The Cost of Gender Inequality: Building A More Inclusive Economy For Women

Women’s choices have long been restricted long before the term “choice” became increasingly politicised in shaping policy debates.

After its global report in 2015, “The power of parity: How advancing women’s equality can add $12 trillion to global growth”, McKinsey explored the challenge of gender inequality in the Asia Pacific (APAC), one of the most economically dynamic regions in the world.

The Power of Parity: Advancing Women’s Equality in Asia Pacific” published in 2018, reported that gender inequality is high overall in APAC, with significant variations among countries. It was projected that APAC countries could add $4.5 trillion to their collective annual GDP by 2025, a 12 per cent increase over the business-as-usual trajectory if women’s equality is advanced.

The “Global Gender Gap Report 2020” by the World Economic Forum compared gender gaps across four dimensions: economic participation and opportunity, educational attainment, health, and political empowerment. Under the Economic Participation and Opportunity sub-index, only 58 per cent of the gap had been closed thus far and the presence of women in the labour market was persistently less than men.

In Malaysia, women’s labour force participation stands at only 55.2 per cent, a figure far from the male rate of 80.4 per cent. Also, gender gaps tend to widen in parallel with seniority level. Globally, only 36 per cent of senior private sector’s managers and public sector’s officials are women.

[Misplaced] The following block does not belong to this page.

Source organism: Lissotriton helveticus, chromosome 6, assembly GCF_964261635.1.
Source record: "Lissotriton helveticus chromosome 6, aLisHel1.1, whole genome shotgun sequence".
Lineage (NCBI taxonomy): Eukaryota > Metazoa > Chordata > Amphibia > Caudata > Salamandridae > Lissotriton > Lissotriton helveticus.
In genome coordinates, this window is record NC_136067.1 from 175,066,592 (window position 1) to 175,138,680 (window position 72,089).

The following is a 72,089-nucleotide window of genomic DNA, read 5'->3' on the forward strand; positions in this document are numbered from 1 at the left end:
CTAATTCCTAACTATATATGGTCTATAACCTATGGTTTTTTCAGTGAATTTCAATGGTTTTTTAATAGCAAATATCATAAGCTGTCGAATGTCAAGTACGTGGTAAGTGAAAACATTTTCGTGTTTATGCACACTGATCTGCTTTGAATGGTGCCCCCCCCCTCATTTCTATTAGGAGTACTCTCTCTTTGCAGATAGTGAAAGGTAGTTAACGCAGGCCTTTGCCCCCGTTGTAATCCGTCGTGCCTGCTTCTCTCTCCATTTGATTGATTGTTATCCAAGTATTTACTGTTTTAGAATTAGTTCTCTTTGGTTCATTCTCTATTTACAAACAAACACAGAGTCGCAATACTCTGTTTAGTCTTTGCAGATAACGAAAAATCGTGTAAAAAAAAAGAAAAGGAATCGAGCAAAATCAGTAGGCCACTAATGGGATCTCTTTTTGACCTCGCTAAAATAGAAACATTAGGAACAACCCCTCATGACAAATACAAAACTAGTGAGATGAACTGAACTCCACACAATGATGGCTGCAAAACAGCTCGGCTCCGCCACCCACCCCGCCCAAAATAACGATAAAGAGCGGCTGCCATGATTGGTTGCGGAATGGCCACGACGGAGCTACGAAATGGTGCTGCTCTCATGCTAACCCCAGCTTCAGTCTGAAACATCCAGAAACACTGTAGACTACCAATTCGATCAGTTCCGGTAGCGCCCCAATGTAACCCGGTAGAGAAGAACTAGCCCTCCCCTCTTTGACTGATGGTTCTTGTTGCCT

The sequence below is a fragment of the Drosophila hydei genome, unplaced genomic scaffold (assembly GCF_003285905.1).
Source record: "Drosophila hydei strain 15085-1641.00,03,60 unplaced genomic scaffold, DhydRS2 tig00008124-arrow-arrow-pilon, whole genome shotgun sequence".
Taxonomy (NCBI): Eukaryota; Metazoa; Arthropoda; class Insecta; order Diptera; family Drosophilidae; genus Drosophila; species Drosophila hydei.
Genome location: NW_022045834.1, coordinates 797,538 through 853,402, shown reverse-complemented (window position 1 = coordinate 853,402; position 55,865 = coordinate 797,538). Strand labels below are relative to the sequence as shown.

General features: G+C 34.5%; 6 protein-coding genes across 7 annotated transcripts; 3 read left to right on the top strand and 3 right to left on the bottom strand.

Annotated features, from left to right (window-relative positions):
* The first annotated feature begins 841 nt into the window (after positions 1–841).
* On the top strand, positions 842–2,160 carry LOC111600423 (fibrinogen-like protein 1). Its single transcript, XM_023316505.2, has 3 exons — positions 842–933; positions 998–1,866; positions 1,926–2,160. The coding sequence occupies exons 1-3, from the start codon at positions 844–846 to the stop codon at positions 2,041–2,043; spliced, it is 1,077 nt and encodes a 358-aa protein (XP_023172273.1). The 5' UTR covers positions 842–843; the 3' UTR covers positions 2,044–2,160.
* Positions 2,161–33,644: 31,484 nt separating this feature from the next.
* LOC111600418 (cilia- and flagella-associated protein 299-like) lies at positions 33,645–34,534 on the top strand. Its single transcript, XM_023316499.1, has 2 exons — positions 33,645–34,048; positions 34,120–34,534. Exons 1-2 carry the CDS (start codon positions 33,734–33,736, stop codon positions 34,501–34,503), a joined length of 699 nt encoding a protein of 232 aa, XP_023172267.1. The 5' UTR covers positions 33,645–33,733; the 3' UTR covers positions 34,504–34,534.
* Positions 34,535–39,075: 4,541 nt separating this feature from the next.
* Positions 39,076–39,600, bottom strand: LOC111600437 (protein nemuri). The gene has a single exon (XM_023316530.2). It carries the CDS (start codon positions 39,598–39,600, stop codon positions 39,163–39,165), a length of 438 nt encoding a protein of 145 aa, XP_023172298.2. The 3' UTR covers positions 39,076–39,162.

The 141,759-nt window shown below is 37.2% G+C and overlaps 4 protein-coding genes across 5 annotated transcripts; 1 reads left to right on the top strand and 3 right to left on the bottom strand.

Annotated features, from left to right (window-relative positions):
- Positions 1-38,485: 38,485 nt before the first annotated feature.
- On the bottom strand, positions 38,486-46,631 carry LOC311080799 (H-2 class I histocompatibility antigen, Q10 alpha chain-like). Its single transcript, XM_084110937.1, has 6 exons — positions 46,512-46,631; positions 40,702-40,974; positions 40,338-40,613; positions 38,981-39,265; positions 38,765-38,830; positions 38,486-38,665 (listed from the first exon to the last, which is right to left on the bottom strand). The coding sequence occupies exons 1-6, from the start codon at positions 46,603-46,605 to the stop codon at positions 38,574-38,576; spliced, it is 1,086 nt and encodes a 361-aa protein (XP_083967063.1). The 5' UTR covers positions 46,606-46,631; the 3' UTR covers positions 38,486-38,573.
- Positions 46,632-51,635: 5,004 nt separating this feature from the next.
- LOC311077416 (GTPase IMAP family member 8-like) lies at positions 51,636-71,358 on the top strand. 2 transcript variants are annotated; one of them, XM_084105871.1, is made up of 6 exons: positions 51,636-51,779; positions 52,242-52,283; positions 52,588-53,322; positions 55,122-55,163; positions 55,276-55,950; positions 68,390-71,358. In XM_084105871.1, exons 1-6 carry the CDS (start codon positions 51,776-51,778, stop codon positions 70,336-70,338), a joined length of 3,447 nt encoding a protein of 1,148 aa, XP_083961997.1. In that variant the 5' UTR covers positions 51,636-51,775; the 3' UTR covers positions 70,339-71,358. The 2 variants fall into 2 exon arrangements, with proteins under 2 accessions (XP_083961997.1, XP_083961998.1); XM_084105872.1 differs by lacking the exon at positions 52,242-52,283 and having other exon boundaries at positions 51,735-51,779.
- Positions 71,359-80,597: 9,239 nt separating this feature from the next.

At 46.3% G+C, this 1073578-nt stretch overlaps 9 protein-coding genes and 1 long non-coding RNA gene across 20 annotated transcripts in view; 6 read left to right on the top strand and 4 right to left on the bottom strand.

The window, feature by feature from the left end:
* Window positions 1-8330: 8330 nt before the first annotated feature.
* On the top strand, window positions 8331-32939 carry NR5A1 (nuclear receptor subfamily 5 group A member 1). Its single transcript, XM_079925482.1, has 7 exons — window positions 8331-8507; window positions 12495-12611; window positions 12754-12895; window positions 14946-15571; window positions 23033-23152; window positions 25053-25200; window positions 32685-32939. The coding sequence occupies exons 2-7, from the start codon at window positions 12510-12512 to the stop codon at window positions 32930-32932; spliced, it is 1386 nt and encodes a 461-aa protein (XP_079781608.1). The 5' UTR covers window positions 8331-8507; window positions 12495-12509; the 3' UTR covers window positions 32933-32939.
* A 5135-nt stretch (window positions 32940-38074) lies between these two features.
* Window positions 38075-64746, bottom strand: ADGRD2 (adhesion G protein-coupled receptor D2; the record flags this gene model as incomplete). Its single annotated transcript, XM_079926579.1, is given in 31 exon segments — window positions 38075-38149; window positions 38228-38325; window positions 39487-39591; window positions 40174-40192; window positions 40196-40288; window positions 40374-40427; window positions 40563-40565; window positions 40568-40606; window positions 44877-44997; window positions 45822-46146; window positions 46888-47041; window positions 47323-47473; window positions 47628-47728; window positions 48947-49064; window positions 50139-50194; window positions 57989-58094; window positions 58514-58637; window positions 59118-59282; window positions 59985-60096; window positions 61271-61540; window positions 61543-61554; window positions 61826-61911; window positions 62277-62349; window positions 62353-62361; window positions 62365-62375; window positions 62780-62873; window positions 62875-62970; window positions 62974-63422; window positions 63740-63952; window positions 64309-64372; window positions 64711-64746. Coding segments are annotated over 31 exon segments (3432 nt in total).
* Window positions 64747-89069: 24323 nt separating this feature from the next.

The presence of women on corporate boards or as top business leaders is even more limited: a woman leads only 18.2 per cent of firms globally. On average, 22.3 per cent of board members in OECD countries are women, with an even lesser representation in emerging economies. Women’s underrepresentation in business leadership positions is a pressing global issue that needs to be addressed.

Several factors lead to this gap. One of the critical factors is the unequal burden of household and care responsibilities that women continue to shoulder. Globally, women still spend multiple-folds as much time as men on these responsibilities.

Even in countries like the United States, women spend almost twice as much time as men on unpaid domestic work. The responsibilities shouldered by women is not only due to overall standards of living, as they still spend more than four times that of men even in advanced economies such as Japan.

A negative gender gap relationship between women’s relative amount of time spent on unpaid domestic work, economic participation, and opportunity is consistent across advanced and developing countries.

In Malaysia, the prevalence of conservative attitudes on gender roles continues to promote gender inequality. Almost a decade ago, Kathom et al. wrote:

“Women’s role is oriented more towards family matters rather than self-fulfillment implying that when faced with having to make a choice between career and family, family is always given priority.